Yet for all its mathematical sophistication, LLSV‘s research has not gone unchallenged by their fellow number-crunchers. According to Luigi Zingales of the University of Chicago, the economic differences among countries may not come from something intrinsic to common law or civil law, but rather from some other correlated factor. Common law countries, for example, tend to speak English, tend to be Protestant, and tend not to have been decimated by World War II. The English, furthermore, may have done a better job than the French of finding economically viable locations to set up colonies.
As with most statistical studies, there’s the rub: show causality, rather than just correlation. The LLSV authors claim to have addressed these factors:
The LLSV scholars counter that their regression models try to take all of these variables into account, showing for example that civil law origin has much more of an impact on markets than religion does. They also note that at least they’ve found something that can be reformed. Legal origin may not explain everything, but changing laws is much easier than converting a country from Catholicism to Protestantism.

In the end, what LLSV has done is provide a giant statistical brief in support of the ideas of John Locke, James Madison, and Adam Smith, and they’ve updated those ideas for a world that’s as interested in economic success as in liberty. Creating a judicial branch that can check the executive and the legislature doesn’t just protect individual rights and prevent political persecution. It also improves your stock market and can transform your future. At least, that’s the theory.

I know where my sympathies lie—with the Brits, Adam Smith and John Locke, of course—but I’ll wait and see how the LLSV guys do at defending their research in the future. If I get time, I might even look the stuff up myself. I have some of the same questions as the LLSV guys when it comes to Haiti and the Dominican Republic: how can two countries that share the same spit of land be so dramatically different? In this case I imagine it has to do with more than just legal codes (DR is French, Haiti is unknown to me).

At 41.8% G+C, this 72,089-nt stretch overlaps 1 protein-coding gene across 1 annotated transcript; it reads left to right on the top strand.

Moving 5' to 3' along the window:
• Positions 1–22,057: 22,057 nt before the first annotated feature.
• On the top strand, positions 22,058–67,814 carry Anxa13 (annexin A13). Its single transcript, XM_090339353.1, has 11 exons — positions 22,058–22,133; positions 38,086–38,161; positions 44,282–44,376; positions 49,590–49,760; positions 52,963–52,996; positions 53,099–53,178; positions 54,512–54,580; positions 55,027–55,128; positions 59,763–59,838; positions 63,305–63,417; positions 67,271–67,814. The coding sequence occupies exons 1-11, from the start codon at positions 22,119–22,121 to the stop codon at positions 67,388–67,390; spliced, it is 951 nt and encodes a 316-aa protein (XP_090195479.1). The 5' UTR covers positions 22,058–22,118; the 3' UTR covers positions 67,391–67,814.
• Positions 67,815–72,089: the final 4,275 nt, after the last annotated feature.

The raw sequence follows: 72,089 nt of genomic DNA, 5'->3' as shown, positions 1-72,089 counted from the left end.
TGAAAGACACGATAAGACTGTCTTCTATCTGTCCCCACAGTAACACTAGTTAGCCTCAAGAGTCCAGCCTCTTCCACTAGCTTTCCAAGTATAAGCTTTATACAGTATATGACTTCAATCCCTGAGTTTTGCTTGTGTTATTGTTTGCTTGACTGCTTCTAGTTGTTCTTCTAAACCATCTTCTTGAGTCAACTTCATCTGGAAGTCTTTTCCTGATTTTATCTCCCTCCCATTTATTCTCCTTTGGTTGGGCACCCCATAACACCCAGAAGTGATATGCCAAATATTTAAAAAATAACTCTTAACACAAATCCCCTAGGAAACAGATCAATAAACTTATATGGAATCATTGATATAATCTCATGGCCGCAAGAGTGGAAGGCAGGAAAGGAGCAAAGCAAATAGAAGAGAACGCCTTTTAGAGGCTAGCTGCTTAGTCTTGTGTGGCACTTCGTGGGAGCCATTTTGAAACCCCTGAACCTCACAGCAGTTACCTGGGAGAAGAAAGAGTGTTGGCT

BTW, hell school resumes tomorrow and the impact on my own blogging can only be negative. Tough semester in front of me, with qualifying exams to come in May.

God, please let this happen!!

The last time I saw anything about purely hydrogen-driven cars, it required a flame-retardent vest when filling the tank. They say in this article that the problem of explosion has been dealt with, though they don’t address the “filling the tank” issue specifically. The guy quoted below seems awfully optimistic, but they do have a fully-functioning prototype, though it sounds like it would cost $1 million or more if you wanted one now:

GM, which has been slow to roll out hybrid products, is using the Sequel to try to win some of the attention for hydrogen, Brooke said."We're reaching out to show that this is truly doable," GM technology chief Lawrence D. Burns said. "We're talking about a real car. It's not affordable yet, but I can assure you it's doable."

In 2002, GM showed a fuel-cell concept car called the Hy-Wire that consisted of an 11-inch thick “skateboard” chassis that contained all the working parts—one-tenth as many as in a conventional car—with a body simply bolted on top. But the Hy-Wire was rickety to drive and could never have met federal highway standards, let alone satisfied demanding buyers.

The Sequel's biggest single advance, Burns said, is a compressed-hydrogen storage tank that can hold enough fuel to give the car a range of 300 miles. That is twice as far as the range of older versions of fuel-cell cars, and is considered the threshold distance to be marketable. With liquid hydrogen, the range could extend to 450 miles, Burns said. The Sequel also has a more powerful stack of fuel cells than previously possible, cutting 0-to-60 mph acceleration time to fewer than 10 seconds, comparable to most conventional cars.

GM is also working on the technology to produce and assemble the Sequel, hoping to be able to build 1 million a year by 2010, Burns said.

The hybrids have always seemed like a transitional technology and if it’s possible to get us to a fuel that doesn’t have any emissions (other than water) and that eliminates our need for oil altogether, so much the better.